Last week I replaced a hard drive in a Dell R515 server that has 8 drives in a RAID 10. This server had two rows of hard drives; 4 on top and 4 on bottom and I replaced the 2nd drive on the top row.

In the past, I've always done this while the server is running, but this time I turned the server off before replacing the hard drive.

When I turned the server back on, I was expecting to see a lot of blinking-light-activity on the new hard drive and also on the hard drive that the new hard drive is to be mirroring.

However, this did not occur. So, I decided to just give it some time....

Today, I rebooted this server and upon doing so I noticed that it indicated that the virtual hard disk is degraded.

Also, normally, while the server is operating, all hard drive lights seem to blink at the same time (during file accesses). However, now, only the bottom row (4 of the 8 drives) blink during file access.

To me, it seems like I did the wrong thing, when I turned off the server before replacing the drive and (because I did this), the server didn't rebuild that new hard drive into the RAID 10.

However, it surprises me that the top row of drives are keeping a solid green light with no blinking while the bottom 4 drives are blinking during file accesses.

Did I cause all 4 of the top row of drives to become out of sync with their respective mirror-drives (on the bottom row)?

A few minutes ago, I pulled out the new hot-swap-hard-drive while the server was running, and then put it back in. I can tell by the light activity that the new hard drive is now being synced with the drive under it.

However, the other 3 hard drive on the top row continue to be solid-green-light, with no apparent activity (blinking). Will they start acting normal after the new hard drive is synced, or will I most likely have to pull each of them too before the server's virtual disk will get out of degraded status?

UPDATE: Pulling the drive and putting it back in while the server was running seems to have fixed the issue. Rebooting no longer warns of a degraded virtual drive. The bottom row of drive lights still blink way more frequently than the top row. Perhaps that makes sense during read access (there's no need to read from mirrors, while there is a need to write to them). Perhaps I recall incorrectly about all drives blinking together.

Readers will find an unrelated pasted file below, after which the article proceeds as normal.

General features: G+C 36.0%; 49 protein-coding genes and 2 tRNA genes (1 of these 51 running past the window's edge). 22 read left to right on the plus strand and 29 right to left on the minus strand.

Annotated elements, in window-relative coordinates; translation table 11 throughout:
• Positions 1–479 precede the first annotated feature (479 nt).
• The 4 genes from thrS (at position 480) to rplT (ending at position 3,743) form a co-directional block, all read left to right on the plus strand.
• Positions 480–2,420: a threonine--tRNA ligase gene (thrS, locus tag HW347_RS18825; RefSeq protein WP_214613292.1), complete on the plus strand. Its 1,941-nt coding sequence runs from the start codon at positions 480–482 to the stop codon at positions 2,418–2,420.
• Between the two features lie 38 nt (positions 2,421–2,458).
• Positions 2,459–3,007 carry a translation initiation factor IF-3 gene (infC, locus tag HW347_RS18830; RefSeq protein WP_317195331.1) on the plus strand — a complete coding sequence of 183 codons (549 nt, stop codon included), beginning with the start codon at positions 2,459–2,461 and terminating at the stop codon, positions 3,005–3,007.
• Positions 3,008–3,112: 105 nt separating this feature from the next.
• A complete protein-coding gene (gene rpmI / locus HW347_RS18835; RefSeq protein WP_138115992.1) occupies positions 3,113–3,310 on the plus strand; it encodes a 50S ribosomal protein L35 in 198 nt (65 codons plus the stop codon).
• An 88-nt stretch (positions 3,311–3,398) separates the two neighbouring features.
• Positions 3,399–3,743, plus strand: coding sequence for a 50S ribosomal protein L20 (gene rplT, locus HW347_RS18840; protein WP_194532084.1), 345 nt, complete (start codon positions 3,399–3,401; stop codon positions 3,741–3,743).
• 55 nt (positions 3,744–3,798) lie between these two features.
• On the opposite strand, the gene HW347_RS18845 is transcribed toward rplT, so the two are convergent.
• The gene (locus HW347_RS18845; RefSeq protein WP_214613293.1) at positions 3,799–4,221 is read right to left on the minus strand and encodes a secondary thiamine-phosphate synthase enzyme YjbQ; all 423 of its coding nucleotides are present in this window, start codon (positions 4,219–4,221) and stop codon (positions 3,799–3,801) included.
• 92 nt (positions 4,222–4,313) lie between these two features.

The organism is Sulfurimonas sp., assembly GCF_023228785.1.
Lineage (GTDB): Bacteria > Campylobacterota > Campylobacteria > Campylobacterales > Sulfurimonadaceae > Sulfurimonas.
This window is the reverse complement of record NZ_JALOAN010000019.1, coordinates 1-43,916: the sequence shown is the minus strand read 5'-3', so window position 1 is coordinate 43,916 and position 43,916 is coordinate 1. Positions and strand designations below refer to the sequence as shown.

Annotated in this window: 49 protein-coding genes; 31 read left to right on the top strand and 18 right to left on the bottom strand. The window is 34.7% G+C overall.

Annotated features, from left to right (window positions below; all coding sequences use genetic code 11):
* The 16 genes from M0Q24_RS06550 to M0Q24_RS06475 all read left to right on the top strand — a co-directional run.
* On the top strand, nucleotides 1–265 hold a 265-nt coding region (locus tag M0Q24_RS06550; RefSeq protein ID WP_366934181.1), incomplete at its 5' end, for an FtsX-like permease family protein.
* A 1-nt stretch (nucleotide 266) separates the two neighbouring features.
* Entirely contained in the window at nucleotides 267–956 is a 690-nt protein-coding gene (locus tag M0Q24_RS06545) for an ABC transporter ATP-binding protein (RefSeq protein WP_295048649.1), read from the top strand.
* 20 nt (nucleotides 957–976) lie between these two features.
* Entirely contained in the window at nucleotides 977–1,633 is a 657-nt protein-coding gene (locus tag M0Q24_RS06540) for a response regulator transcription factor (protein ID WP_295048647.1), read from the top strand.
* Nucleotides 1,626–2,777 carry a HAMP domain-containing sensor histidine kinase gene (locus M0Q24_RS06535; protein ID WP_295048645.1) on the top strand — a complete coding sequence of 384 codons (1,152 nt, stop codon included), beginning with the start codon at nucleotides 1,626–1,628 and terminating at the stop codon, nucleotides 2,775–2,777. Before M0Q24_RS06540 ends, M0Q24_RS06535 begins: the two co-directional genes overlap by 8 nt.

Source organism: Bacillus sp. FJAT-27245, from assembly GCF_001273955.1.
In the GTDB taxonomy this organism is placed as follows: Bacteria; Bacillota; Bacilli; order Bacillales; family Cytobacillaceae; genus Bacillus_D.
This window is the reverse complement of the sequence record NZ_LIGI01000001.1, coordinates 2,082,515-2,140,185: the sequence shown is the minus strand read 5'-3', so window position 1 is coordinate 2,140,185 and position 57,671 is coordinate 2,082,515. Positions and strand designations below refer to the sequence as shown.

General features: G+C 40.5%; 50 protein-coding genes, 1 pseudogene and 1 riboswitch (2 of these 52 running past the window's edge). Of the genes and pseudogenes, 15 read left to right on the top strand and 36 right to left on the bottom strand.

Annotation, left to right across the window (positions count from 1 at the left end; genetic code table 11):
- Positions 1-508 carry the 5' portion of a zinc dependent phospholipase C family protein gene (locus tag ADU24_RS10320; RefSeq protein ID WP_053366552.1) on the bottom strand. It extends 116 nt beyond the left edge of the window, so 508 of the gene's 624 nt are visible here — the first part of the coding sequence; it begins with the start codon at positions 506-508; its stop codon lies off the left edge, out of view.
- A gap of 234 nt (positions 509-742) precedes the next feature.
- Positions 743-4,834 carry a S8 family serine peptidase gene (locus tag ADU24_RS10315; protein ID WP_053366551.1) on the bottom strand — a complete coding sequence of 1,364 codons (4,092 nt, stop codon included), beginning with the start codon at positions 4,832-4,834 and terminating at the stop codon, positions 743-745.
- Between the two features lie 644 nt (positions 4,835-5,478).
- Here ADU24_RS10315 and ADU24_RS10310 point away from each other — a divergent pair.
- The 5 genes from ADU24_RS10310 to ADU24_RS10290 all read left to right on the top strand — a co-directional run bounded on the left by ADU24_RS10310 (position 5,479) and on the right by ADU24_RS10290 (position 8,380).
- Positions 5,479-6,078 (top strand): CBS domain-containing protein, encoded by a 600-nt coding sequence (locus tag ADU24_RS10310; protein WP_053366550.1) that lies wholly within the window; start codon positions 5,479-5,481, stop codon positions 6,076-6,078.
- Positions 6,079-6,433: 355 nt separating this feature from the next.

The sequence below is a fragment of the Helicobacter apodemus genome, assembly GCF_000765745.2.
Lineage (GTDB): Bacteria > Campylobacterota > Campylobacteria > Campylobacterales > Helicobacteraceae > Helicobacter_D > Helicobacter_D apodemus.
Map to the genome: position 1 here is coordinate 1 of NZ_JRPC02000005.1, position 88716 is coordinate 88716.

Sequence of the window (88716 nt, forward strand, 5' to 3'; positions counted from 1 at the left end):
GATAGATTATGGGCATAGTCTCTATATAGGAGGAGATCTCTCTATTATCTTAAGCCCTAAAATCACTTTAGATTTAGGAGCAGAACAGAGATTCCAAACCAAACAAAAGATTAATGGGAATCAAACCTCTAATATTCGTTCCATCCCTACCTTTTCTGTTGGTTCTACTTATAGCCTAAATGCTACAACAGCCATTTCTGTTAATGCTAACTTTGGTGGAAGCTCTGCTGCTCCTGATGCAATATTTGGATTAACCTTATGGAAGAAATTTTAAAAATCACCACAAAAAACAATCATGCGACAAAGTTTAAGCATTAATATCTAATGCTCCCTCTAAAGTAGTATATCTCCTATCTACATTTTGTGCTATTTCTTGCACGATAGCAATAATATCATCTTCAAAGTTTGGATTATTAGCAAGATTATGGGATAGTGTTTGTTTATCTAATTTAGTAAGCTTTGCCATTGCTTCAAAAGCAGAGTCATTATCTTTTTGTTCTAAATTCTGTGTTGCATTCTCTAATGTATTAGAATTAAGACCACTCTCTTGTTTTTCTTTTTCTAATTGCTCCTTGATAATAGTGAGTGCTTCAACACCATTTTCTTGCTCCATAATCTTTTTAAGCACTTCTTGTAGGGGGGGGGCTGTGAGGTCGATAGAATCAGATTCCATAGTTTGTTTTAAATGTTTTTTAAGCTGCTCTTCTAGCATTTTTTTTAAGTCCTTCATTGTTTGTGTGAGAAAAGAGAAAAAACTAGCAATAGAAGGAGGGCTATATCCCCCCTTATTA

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    1. Go into the configuration utility and see why the virtual drive is in a degraged state. 2. Install OMSA on the server so that you can access the hardware components from the server OS. – joeqwerty Oct 10 '16 at 19:37
  • I'll have to check if this is available for my server OS (Proxmox Linux). – LonnieBest Oct 11 '16 at 1:02
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    That's curious behavior for reads... must be a lot of "small" background reads for it not to pull from the mirrors (which is a big help with read performance during heavy I/O) – JimNim Oct 11 '16 at 1:11
  • Good point. It make sense to me now that you can indeed increase IO by reading from the mirrors too. – LonnieBest Oct 11 '16 at 1:14

A word of wisdom I've heard from storage veterans: "Don't troubleshoot with the blinky lights"

The status LEDs can help supplement other data you have available, but they should never be your sole indicator of what's going on unless you have no other option.

+1 on Joe's comment - don't try to fly blind, get OMSA installed (find "OpenManage Server Administrator Managed Node" on http://downloads.dell.com/published/pages/poweredge-r515.html for your OS), and reference the user guide for info on viewing status of the virtual disk and hard drives. You can also export an event log to view what may have occurred leading up to the drive problem, and after power-up - this may give you some more insight into what actually went wrong if it's not already obvious from other data shown in OMSA.

Did I cause all 4 of the top row of drives to become out of sync with their respective mirror-drives (on the bottom row)?

Quite possibly. That wouldn't be considered "normal behavior", but it may be a side effect of not having followed the documented procedure for drive replacement (or a combination of that and old/buggy controller firmware). Stick with hot-swapping in the future and you'll be a lot better off.

  • I'm running Proxmox Linux on this server. I will have to check if "OpenManage Server Administrator Managed Node" can be installed. – LonnieBest Oct 11 '16 at 1:01
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    Wikipedia says that's Debian-based with a modified RHEL kernel, so it MIGHT work? If not, you could try using MegaCLI from LSI (the OEM of Dell's RAID controllers). You'll have to do some reading on how to use it though. – JimNim Oct 11 '16 at 1:07
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    Looks like others have gotten it to work: forum.proxmox.com/threads/dell-openmanage-installation.13145 – JimNim Oct 11 '16 at 1:09
  • Thanks for all the help JimNim. I will try it out. Read my update (above). – LonnieBest Oct 11 '16 at 1:09

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